We are a bit picky when we have datalogs sent to us.  Just like Windows users don’t like to switch to Mac and vice versa, we like to stick to TTS Datamaster for our 86-93 Car and 93-95 Truck datalogs. TTS Datamaster provides a nice reliable platform for scanning which is easy to use and easy to on the eyes.

Datamaster is available for download here: Please notice that there are many versions available so be sure to pick the correct one for your application.

 

Scanning

To initiate a datalog with TTS Datamaster

1. Open the correct version of software for your platform

86-89 TPI use version 32
90-92 TPI use version 8D
92-93 LT1 use DA
94-95 LT1 use EE

2. Click File -> Record ALDL Data

3. A new window appears, click Setup -> Com Port and choose the appropriate com port for your cable. It should be one of the selectable items in the list.

4. Click File -> Open, Navigate to a easy to find location (like your desktop) and type a new name for a log. Click Open.

5. Click Start in the lower left corner of the Serial Data Acquisition window. Drive the car for 15-20 minutes if possible.  To end the log click Stop and then File -> Save Now.  Note that Save Now might not be selectable as the software will automatically save itself periodically.

6. Send the log to us.

 

Rules for Submitting to PCM of NC

Before sending a datalog to PCM of NC please take note of these following rules.

1. Use common sense and include your full name. We cannot look up orders by email alias as easy as a full name.
2. Please use the scanning software we recommend. For most OBD1 Vehicles this is TTS Datamaster.
3. Please capture plenty of data in one single file. Multiple small files are cumbersome and inconsistent for us to work with. Typically 15 minutes worth is the minimum.  Drive it like you normally would.  Wide open throttle samples are also handy but be sure to do them in a safe place like a sanctioned track.
4. Correct issues noted by us before sending us a new log. If we noted that you have a sensor that is bad it doesn’t help us to send us another log with the same bad sensor.

OBD1 Datalog Check list

() File type correct TTS Datamaster *.uni unless prior arrangements made
() Name log file with coherent description such as  “log 10.7.2011 using tune 4”
() A SINGLE Log file no shorter than 15 minutes. Multiple files not accepted!
() TPS and IAC adjusted properly. Click HERE for idle setup help
() Wide open throttle data. You must drive through at least one gear at 100% throttle. Do not roll in the throttle, or get data in anything other than 100% throttle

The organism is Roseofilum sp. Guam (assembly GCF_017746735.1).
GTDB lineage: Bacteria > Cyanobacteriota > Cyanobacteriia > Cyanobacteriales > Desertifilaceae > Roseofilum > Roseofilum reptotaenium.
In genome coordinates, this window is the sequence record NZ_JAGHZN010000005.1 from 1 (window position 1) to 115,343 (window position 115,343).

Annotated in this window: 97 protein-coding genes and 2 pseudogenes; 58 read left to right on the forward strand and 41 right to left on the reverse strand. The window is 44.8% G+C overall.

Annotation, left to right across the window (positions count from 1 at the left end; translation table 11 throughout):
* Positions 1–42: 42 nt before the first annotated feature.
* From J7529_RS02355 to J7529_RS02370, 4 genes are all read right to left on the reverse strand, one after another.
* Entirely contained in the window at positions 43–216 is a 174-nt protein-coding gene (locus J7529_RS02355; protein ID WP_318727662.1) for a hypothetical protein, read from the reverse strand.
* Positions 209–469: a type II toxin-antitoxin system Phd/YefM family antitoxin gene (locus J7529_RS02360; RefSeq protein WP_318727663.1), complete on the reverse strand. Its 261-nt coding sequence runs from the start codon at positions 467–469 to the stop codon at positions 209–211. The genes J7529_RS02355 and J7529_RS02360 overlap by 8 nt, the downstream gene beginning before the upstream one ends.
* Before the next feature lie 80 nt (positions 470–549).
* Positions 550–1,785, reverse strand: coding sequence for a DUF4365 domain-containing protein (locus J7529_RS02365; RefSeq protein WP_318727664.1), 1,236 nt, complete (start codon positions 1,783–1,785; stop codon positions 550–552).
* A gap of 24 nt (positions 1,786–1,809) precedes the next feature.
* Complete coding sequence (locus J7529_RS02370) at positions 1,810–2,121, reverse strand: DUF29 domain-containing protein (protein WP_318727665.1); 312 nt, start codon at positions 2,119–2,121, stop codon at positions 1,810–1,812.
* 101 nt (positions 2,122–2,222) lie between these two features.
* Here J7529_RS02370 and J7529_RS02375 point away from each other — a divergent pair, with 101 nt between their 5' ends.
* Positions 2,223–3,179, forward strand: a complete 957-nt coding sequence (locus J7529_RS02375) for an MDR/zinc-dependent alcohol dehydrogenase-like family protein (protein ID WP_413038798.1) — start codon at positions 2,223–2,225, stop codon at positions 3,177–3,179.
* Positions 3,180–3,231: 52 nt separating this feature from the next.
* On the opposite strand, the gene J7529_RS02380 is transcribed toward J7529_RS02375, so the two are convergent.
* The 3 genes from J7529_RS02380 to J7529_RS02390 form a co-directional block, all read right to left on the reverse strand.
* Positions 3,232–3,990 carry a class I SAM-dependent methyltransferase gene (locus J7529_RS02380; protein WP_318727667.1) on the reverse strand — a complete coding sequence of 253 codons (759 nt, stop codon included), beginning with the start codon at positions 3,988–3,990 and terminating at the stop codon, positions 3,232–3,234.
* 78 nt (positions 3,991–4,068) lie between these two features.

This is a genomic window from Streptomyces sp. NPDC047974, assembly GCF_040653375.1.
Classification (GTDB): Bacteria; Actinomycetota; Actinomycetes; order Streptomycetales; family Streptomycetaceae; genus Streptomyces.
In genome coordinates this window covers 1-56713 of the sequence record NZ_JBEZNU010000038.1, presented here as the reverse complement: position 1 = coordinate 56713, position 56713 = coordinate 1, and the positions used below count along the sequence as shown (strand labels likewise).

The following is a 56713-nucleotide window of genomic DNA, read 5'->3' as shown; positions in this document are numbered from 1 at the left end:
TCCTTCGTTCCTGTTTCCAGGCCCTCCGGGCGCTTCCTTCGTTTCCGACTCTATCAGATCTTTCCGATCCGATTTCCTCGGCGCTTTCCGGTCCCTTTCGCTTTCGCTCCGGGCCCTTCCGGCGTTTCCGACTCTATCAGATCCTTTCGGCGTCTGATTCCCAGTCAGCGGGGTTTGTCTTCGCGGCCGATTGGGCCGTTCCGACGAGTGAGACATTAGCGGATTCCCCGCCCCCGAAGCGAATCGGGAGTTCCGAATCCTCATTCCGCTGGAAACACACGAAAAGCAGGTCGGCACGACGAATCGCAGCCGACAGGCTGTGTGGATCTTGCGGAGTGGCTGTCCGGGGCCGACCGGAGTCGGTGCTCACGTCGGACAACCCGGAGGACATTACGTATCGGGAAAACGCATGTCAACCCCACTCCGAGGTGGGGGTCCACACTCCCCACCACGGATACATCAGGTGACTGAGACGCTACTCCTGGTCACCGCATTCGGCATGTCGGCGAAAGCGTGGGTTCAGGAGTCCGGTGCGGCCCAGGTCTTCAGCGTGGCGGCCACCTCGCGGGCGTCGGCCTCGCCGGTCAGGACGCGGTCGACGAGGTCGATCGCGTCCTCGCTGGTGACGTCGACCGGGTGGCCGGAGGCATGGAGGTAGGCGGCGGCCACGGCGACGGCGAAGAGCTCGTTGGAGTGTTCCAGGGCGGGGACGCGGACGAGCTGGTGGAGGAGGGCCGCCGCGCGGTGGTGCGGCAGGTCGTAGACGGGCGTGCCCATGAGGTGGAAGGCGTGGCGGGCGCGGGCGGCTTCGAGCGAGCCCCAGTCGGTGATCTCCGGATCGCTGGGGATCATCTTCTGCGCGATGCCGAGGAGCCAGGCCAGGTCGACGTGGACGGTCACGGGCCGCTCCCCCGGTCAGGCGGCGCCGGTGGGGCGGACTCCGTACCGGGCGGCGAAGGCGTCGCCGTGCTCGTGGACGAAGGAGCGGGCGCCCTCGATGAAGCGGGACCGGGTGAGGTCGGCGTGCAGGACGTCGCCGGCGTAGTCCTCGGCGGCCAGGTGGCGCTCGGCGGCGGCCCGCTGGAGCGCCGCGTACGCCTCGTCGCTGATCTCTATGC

() Trouble Codes present – Fix before proceeding

More often than not we receive files with incomplete, wrong, or bad data.  In this case we will send back the following with X marks noting the problem. Please take time to re-read this document if necessary and correct the issue.  Thanks!
Failed OBD1 Datalog Return list

() Incorrect file type correct TTS Datamaster *.uni unless prior arrangements made
() Name log file with coherent description such as “log 10.7.2011 using tune 4″”
() A SINGLE Log file no shorter than 15 minutes.
() Multiple files not accepted!
() TPS and IAC adjusted properly. Click HERE for idle setup help
() No wide open throttle data. You must drive through at least one gear at 100% throttle. Do not roll in the throttle, or get data in anything other than 100% throttle
() Trouble Codes present – Fix before proceeding
() Sensor problems – Fix before proceeding

 

Simple Diagnostics

It is always a good idea to see if there are any DTC’s (Diagnostic Trouble Code).  With Datamaster if you have a code there will be a red box illuminated in the top right corner of the main Datamaster window.  Double click the box.  Inside the box you’ll see a red box (or many). These indicate trouble codes.  If you click on the little red box it will tell you what the code is.


Datamaster showing DTC’s

Sensor Parameters

You do not need to be a professional technician to catch most problems.  A simple glance over your sensor perimeters will reveal most problems.  For instance, if your engine coolant temperature sensor reads -40F and you do not live at the north pole chances are the sensor is bad OR the wiring/connection to that sensor is faulty.  Remember that these computers are only as smart as the people who programmed them and they may not give you a DTC.  Here are some examples

Notice the TPS %. It is 100% nearly all the time. Obviously this is not the actual case and indicates a problem with the TPS sensor.  Also note that there are no trouble codes present.  This customer would otherwise think he may have a tuning issue if he did not have a datalog.